The idea of a financial-transactions tax is an old one, but in the wake of the financial crisis it is quickly gaining favor in Europe and the U.S.
European Union leaders are urging the International Monetary Fund to consider a global tax on financial transactions. Though the U.S. Treasury Department opposes the idea, Sen. Tom Harkin (D-Iowa) and Rep. Peter Defazio (D-Ore.) support it in a bill they have introduced.
They are not alone. In the past few months, heads of states, regulators, labor unions and others have proposed a financial-transactions tax, saying it will extract from financial institutions money that will be used for a variety of "good" causes and at the same time reduce speculation.
Those favoring this scheme point to its ease of implementation and say it would bring in, by some generous estimates, $150 billion a year in the U.S. alone. This, however, assumes that the tax would not affect transactions volume. In addition, proponents claim that the tax will divert the focus, of shareholders and managers alike, from short-term performance and will reduce "excess" volatility in the market.
Such claims are unsupported by even simple economic principles, and the available evidence points to the negative consequences of such a tax.
There is no question that a transaction tax is easy to implement and administer. This ease of implementation, however, is negligible when weighed against the damage it will cause. A transaction tax will reduce trading volume, because traders will trade less and the resulting reduction in market liquidity will have several negative effects.
First, the value of financial assets, stocks and bonds, will decline as a result of lower liquidity. Second, in contrast to the claims of the tax proponents, the volatility of financial asset prices will worsen. A capital market too thin to immediately adjust to relevant information is not operating efficiently. Price movements become discontinuous, more jumpy, resulting in increased volatility. The immediate impact of lower trade volume and the resulting lower asset prices will be the reduction of the very tax revenues for which the scheme was designed. Moreover, the decline in the value of assets creates capital losses, which will be offset against previous capital gains, though this will have a one-time effect.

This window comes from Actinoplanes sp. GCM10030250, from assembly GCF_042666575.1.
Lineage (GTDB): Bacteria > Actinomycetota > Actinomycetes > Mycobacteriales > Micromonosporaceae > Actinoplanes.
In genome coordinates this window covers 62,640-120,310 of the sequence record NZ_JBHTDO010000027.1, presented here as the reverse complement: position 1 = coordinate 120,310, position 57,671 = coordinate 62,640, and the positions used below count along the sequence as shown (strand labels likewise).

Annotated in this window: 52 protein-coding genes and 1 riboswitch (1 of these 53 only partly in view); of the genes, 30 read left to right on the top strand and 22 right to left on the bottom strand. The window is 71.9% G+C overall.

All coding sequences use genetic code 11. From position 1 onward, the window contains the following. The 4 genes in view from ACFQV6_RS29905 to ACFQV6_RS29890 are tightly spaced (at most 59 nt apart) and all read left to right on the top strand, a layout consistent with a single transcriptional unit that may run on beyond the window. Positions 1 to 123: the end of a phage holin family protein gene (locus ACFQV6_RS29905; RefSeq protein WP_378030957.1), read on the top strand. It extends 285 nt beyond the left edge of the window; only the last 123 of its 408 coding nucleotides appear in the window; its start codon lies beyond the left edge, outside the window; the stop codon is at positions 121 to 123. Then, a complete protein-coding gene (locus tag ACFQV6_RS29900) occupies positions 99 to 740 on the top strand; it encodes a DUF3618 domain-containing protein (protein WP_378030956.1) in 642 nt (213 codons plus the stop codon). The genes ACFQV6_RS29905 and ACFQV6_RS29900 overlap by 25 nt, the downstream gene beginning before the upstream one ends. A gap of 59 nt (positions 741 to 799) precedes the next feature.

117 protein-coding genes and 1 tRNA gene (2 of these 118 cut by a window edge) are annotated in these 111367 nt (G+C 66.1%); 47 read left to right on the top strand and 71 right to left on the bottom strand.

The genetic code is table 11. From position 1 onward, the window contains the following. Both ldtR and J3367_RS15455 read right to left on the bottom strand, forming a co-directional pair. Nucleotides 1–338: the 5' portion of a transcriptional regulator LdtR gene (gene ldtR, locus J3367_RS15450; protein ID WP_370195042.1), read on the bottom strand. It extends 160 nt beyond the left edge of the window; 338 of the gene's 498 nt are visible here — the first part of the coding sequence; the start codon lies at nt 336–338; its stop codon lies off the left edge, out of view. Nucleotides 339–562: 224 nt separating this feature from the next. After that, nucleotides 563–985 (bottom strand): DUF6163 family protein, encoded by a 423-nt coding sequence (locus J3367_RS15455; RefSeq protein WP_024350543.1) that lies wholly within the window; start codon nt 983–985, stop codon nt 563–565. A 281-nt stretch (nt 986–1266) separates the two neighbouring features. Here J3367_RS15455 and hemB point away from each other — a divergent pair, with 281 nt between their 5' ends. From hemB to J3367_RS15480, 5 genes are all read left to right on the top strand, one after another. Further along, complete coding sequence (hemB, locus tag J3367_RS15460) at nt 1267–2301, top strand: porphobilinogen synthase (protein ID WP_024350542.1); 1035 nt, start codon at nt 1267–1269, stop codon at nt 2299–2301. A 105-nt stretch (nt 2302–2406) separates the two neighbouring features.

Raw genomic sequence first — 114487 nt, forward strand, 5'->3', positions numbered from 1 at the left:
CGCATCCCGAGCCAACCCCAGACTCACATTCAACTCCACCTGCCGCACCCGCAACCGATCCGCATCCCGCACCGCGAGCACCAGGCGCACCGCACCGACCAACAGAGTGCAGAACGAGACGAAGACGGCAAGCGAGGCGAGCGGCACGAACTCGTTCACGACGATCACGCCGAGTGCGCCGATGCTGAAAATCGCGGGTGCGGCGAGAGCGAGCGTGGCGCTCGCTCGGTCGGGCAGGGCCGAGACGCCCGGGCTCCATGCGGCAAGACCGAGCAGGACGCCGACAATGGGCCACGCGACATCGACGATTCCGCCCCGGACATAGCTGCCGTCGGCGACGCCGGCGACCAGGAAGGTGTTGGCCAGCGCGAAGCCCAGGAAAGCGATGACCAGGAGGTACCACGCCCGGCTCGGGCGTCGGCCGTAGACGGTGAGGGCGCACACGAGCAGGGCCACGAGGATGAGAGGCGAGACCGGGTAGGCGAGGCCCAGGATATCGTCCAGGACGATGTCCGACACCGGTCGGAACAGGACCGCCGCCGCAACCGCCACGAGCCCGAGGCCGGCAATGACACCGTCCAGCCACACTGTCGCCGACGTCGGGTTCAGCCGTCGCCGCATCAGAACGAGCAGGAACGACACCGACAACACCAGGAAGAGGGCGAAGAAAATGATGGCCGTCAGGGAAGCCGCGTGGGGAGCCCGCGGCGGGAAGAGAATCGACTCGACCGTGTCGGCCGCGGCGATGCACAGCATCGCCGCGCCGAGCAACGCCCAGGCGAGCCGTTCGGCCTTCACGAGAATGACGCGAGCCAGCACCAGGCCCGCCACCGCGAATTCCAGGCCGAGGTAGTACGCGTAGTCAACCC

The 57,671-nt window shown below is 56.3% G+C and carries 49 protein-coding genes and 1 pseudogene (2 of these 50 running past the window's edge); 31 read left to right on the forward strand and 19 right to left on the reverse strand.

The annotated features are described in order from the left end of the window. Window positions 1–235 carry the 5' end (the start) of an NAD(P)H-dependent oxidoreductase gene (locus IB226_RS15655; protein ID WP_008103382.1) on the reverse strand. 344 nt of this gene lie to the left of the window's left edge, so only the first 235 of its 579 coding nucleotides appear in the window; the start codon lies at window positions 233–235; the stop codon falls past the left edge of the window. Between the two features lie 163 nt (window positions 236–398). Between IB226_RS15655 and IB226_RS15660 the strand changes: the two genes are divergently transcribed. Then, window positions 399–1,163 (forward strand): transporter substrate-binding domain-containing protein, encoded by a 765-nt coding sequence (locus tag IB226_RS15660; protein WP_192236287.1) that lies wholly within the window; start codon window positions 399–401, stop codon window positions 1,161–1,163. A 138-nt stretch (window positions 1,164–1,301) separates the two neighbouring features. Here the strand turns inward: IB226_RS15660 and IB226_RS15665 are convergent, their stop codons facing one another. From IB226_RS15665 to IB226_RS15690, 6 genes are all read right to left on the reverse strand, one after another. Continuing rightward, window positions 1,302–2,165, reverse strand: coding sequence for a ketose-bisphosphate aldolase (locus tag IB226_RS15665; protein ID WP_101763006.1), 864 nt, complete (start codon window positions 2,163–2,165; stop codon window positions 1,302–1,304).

The financial markets will not be the only ones to suffer a direct hit from this tax. Increasing inefficiency in the secondary market makes investors more inclined to participate in the primary market. Companies will find it harder to raise capital from the public, resulting in a decline in investment in the economy and, in turn, a decline in corporate tax revenues. Worse, domestic and foreign investors will migrate to markets that do not impose a transactions tax, as documented in a study on 20 countries.
The proposed tax, which will also apply to derivatives, will discourage hedging activities, resulting in fewer investments in risky assets. It will also discourage arbitrage activities that align prices across various markets and make them more efficient.
In the early 1990s the U.S. considered levying a securities transaction tax but decided emphatically to shelve the proposal, and other countries took similar action. Most European nations have either annulled or drastically lowered transaction taxes.
The "Swedish Experiment" provides one example of the ill effects of a transactions tax. The tax, imposed in the late 1980s, hurt trading volume on the Swedish exchange, and trading shifted to London or to assets that were exempt from the tax. After Swedish economists and, eventually, the politicians realized the damage they had caused, they eliminated the tax.
Imposition of a transaction tax will be an unwelcome jolt to the fragile markets and this economy. It will cause significant harm to the financial markets and the economy as a whole and should not be promoted as a solution.